Shanghai Astronomy Museum

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Shanghai Astronomy Museum

The international competition-winning design celebrates the continuum of time and space: it is modern and forward-looking while at the same time presents a link to the past, mirroring both the rich history of Chinese astronomy and the future ambitions of China’s space exploration program.

In linking the new Museum to both scientific purpose and to the celestial references of buildings throughout history, the exhibits and architecture will communicate more than scientific content: they will illuminate what it means to be human in a vast and largely unknown universe.

Thomas Wong, Design Partner
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The monumental new museum creates an immersive experience that places visitors in direct engagement with real astronomical phenomena. Through scale, form, and the manipulation of light, the building heightens awareness of our fundamental relationship to the sun and the earth’s orbital motion. At 420,000 square feet, the new astronomical branch of the Shanghai Science and Technology Museum will be the largest museum worldwide solely dedicated to the study of astronomy.

Drawing inspiration from astronomical principles, the design invokes the experience of orbital motion. Each of the building’s three principal forms – the Oculus, the Inverted Dome and the Sphere – act as functioning astronomical instruments, tracking the sun, moon, and stars and reminding visitors that our conception of time originates in distant astronomical objects.

The Oculus, suspended above the main entry to the Museum, demonstrates the passage of time by tracking a circle of sunlight on the ground across the entry plaza and reflecting pool. At noon during the summer solstice, there is a full circle, which aligns with a circular platform within the Museum's entry plaza. The Oculus creates a veritable time piece in the civic square

The Sphere houses the planetarium theater, which is half submerged in the building. With minimal visible support, it evokes an illusion of weightlessness or anti-gravity. The pure spherical form references the primordial shapes in our universe and, like the orientation we yield from our position relative to the sun or moon, becomes an ever-present reference point for the visitor. The Sphere derives its shape not only from the requirements of the programmatic element it contains, but as an abstract manifestation of a primary celestial form. Embedded in the roof plane of the lower Museum wing, as if rising out of the Earth-bound horizon, the sphere gradually emerges into view as one rounds the building, the drama unfolding as though one were approaching a planet from one of its moons, allowing visitors to experience it as a weightless mass from below.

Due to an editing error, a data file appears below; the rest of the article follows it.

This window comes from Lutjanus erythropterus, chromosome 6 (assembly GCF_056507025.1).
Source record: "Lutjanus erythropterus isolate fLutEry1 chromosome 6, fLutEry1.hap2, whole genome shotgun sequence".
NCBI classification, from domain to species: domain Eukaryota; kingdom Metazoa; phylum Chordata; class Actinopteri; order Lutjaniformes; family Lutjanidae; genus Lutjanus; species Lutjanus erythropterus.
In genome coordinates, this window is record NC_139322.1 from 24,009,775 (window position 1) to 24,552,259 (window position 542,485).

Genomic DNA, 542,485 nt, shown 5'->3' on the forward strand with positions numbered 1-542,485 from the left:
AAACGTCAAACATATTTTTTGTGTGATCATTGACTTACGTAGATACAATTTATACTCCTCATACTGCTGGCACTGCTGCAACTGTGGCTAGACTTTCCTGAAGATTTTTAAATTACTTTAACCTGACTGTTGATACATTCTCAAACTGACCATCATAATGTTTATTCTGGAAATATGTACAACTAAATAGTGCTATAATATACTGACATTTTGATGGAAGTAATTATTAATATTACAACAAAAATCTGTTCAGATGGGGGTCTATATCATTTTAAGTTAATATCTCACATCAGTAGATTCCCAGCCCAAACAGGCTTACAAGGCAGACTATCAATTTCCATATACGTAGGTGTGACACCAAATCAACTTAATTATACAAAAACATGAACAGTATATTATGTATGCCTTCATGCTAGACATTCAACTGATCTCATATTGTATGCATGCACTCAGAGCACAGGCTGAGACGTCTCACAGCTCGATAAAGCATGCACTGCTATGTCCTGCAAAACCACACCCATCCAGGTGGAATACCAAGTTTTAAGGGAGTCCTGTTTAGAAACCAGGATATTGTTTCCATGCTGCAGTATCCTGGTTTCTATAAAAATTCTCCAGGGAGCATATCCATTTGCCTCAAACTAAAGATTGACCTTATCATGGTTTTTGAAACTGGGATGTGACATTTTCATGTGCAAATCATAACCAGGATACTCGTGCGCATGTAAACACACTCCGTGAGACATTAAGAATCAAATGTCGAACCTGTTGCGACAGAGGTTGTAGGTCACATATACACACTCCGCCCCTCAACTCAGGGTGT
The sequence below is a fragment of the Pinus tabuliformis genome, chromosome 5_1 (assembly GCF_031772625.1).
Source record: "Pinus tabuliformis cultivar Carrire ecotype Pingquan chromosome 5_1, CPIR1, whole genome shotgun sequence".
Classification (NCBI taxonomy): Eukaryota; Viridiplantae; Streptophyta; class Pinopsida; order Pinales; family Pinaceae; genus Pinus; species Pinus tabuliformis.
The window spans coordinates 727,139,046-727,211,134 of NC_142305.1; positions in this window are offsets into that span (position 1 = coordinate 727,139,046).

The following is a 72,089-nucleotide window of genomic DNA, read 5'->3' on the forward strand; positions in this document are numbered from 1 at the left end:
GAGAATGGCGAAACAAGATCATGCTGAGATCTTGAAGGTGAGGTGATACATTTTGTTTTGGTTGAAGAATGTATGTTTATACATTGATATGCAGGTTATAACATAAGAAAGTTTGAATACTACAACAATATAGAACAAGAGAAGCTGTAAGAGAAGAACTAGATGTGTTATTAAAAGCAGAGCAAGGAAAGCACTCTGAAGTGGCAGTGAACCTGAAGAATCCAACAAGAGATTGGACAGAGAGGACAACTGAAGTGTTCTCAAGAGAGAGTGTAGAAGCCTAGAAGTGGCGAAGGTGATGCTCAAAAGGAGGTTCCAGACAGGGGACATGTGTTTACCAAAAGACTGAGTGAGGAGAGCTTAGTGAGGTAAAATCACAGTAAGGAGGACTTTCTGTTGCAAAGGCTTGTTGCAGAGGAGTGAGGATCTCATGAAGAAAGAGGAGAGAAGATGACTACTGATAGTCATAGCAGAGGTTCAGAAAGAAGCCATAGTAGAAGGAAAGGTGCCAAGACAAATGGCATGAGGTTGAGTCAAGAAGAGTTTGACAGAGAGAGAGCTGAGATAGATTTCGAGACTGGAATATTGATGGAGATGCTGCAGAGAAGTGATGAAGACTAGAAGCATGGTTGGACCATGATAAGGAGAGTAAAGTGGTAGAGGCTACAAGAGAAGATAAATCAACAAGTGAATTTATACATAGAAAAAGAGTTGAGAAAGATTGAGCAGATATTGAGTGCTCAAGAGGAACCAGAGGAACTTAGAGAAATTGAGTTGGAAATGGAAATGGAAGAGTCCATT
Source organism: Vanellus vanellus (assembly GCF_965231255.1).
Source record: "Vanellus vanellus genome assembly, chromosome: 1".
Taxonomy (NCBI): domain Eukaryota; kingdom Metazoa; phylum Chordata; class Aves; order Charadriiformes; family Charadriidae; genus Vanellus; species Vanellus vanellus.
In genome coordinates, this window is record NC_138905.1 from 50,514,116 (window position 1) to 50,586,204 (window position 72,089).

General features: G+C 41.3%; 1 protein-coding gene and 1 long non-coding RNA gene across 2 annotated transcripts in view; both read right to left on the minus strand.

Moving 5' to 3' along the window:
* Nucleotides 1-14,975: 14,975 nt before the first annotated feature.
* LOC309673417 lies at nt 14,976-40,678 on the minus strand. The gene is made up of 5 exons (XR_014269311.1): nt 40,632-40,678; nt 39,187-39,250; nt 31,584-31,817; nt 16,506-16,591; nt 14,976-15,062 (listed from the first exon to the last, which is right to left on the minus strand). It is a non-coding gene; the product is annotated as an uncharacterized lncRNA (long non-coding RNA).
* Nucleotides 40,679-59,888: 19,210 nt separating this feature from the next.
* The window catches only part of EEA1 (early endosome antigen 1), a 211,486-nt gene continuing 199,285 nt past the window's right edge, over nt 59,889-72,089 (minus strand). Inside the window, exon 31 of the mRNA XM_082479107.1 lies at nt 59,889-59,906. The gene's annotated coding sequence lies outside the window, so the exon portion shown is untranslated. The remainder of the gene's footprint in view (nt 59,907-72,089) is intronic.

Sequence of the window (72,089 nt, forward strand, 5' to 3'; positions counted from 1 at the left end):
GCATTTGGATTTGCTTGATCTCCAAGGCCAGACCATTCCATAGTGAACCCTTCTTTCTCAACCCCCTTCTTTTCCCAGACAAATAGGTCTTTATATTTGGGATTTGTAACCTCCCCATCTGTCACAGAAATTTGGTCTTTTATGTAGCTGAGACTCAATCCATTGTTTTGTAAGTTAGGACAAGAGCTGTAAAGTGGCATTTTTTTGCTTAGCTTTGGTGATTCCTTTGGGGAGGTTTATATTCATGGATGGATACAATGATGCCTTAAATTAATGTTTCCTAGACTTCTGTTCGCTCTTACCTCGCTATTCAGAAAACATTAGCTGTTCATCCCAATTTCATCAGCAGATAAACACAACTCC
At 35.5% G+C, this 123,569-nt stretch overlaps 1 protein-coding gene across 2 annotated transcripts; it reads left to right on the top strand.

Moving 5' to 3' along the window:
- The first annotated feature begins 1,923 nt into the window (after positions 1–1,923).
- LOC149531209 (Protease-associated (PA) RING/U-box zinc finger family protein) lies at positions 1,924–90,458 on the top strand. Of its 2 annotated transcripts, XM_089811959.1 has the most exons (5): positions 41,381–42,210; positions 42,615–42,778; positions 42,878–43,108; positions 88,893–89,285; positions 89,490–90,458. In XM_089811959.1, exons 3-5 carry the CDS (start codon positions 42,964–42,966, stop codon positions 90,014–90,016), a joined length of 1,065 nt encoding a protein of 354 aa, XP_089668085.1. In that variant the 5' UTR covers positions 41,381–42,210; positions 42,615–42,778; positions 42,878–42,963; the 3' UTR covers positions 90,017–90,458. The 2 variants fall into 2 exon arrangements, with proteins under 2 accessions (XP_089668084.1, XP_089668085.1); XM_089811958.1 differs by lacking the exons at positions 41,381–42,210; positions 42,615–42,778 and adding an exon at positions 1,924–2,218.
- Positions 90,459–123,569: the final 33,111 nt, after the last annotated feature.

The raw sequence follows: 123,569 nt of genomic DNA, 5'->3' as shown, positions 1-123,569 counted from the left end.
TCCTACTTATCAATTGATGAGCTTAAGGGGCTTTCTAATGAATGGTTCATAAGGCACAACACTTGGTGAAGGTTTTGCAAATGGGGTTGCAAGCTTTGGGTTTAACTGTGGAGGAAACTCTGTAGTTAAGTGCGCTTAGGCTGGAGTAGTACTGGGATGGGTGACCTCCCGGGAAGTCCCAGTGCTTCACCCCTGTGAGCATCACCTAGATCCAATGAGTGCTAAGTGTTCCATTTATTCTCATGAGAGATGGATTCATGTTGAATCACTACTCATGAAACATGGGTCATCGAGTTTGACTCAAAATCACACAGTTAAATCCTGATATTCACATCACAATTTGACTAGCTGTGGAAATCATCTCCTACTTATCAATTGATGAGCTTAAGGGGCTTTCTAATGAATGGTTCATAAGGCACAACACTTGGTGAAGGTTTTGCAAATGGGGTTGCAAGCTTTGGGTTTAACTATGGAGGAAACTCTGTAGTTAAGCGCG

The Inverted Dome is a large inverted glass tension structure which sits on top of the central atrium of the building at the roof line so visitors can occupy the center of the glass dish with an unimpeded view of the sky. The culmination of the exhibit journey, this space cuts the view of the horizon and adjacent urban context, and focuses the visitor on the all-encompassing sky – a real encounter with the universe to conclude the simulated experience within. The 720-degree spiraling ramp inside the Museum and underneath the Inverted Dome traces the orbital flow of the visitor sequence throughout the Museum exhibits and launches the eye upward to its apex.

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Set within an expansive green zone, the Museum grounds include a host of buildings and programming including temporary and permanent exhibits, a 78-foot solar telescope, an observatory, an optical Planetarium, Education and Research Center, and Digital Sky Theater. Programming at the Museum will feature immersive environments, artifacts and instruments of space exploration, and educational exhibitry.

While elevating the scientific and technological capabilities of the Shanghai Science and Technology Museum and serving as a Museum for heightening universal perspective, the Shanghai Astronomy Museum creates a landmark structure and civic hub within the developing Lingang area. 

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Details

Year
2021
Location
Shanghai, China
Size
420,000 GSF
Program
Permanent Exhibit Galleries, Temporary Exhibit Galleries, Digital Sky Theater, Optical Planetarium, Education and Research Center, Solar Telescope, Youth Observation Camp, and Observatory

Team

Ennead Design Team
Thomas Wong, V. Guy Maxwell, Grace Chen, Weiwei Kuang, Charles Wolf, Anthony Guaraldo, Jorge Arias, Margarita Calero, Michael Caton, Christina Ciardullo, Eugene Colberg, Regina Jiang, Jörg Kiesow, Aidan Kim, Stefan Knust, Xinya Li, Francelle Lim, Xiaoyun Mao, David Monnar, Nikita Payusov, James Rhee, Yong Roh, Miya Ruan, Na Sun, Eric Tsui, Stephanie Tung, Charles Wong, David Yu, Fred Zhang
LDI
Shanghai Institute of Architectural Design and Research
Exhibit
Xenario
Drone Footage / Photography
Arch-Exist, Yihuai Hu, Charles Wong, Lingxiao Xie

Press